As you enter the warehouse sized shop, "tang tang tang" is all you can hear. Student blacksmiths are pounding out new creations from steel and other metals to form something they can imagine in their minds, forming new shapes like artistic forks and more simple things like a rod that's been modified to fit into a specific device. The class is Welding 103, an elective that any student can participate in. Whether it's a welder expanding his skills to be more marketable or an artist who's trying to learn a new form of art to express himself in, blacksmithing is open for just about anyone.
Adam Buell is a blacksmithing assistant who started as a student in the class and stayed with it volunteering until he was offered a job helping out. Buell shed some light on the history about this ever increasingly popular class.
"[Blacksmithing] started off six years ago, but it lacked structure and direction, and it wasn't until Bert Romans took things over did the class really have a structured material and direction," said Buell. "We now start with learning hooks and we go from there to more complicated things."
Welding and blacksmithing instructor Romans contributed to the class and how it's structured.
"We start with the basics of blacksmithing for example, basic concepts like metal manipulation, tools, heat control and the metal itself," said Romans.
Romans admits that there is a steep learning curve at first.
"Like using a hammer, a lot of people don't know how to use a hammer correctly. But after [students] get used to it, it isn't as hard," he said.
Buell says blacksmithing has lost its popularity and was dying from the '50s all the way to the '90s. Romans also said over time, with new technology advancing through the years, blacksmithing had become archaic. However the class is becoming more popular. Romans credited the new popularity of the class due to the fact that blacksmithing has many artistic uses as well as commercial.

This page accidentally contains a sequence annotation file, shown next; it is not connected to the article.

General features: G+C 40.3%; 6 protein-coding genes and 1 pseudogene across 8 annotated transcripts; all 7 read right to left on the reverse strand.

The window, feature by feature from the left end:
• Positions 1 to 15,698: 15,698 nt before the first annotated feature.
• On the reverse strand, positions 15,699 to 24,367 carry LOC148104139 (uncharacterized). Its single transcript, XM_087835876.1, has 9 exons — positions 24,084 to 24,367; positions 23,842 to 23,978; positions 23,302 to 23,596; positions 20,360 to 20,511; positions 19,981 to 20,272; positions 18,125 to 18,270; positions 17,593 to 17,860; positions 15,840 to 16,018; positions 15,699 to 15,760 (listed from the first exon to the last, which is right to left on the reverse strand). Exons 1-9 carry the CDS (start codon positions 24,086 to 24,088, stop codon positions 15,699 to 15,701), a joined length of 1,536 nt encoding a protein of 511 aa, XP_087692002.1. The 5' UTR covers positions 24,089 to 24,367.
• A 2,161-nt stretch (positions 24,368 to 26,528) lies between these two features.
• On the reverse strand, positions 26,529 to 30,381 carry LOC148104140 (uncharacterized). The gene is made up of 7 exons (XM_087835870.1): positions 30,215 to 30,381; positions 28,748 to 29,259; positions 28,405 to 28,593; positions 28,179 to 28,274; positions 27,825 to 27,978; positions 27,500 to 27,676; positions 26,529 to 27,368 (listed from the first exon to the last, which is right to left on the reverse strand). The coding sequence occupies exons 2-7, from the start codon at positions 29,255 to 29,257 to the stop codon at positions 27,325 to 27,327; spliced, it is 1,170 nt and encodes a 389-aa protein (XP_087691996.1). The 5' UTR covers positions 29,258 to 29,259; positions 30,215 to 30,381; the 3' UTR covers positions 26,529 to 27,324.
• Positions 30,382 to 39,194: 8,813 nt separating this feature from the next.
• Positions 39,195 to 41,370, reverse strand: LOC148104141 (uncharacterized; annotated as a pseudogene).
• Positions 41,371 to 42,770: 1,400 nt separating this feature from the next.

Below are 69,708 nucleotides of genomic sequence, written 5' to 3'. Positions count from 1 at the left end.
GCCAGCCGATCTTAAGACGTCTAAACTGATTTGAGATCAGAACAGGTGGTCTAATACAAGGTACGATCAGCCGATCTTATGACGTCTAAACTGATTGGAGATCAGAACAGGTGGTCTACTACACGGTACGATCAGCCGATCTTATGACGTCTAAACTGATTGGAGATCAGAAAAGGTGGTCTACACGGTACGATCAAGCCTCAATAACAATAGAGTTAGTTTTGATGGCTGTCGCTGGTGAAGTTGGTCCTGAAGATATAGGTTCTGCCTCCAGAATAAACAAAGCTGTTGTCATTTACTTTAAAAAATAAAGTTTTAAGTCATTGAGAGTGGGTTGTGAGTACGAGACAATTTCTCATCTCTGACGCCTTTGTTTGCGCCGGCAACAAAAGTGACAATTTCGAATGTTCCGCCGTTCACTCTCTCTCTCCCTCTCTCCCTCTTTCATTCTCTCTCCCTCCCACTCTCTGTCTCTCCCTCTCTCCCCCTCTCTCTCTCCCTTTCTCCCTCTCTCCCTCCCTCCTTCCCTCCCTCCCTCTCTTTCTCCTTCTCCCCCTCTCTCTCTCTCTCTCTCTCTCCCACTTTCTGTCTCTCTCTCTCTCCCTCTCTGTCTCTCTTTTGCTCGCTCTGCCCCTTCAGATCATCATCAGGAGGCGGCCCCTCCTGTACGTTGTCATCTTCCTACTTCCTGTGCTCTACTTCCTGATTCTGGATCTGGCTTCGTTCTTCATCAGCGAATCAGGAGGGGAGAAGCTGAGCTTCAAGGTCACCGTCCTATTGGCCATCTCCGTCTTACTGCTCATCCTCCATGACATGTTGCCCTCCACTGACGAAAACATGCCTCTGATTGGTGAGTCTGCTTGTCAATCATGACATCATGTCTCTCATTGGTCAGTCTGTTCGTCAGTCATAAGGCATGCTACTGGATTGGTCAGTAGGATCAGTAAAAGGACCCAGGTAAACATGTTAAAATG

"If you want to use [blacksmithing] as an art, it opens up a whole new world for you. With blacksmithing, you can make [art] more organic," said Romans. "It's like an artist. They start off with a blank piece for paper and draw an apple or something weird. Blacksmithing is the same thing. I can make a tree stump with branches growing from every which way and out."
Jonah Baker, a student at Clackamas Community College, enjoys blacksmithing with a passion. "I want to pursue this as much as I can. I'd like to make it as an interior designer, even if it's just as a hobby," he said.
Baker had a prior interest in it before he started, unlike fellow student Ben Cooper, who is seeking his associate's in manufacturing. He took the class for a very different reason.
"I took the class to fill out the two remaining credits to go full time and it ended up being fun," said Cooper.
Both Baker and Cooper agreed that one of the more important skills taught in the class was how to use a hammer properly.
When it comes to job seeking, Cooper said, "Clackamas Community College is well known for their welding and blacksmithing in the Portland manufacturing business."
This opens up a lot of potential for students who want a job, not only coming from a highly regarded source, but one that's also close to home. When asked about how well the blacksmithing class is, Cooper gave it nine out of ten.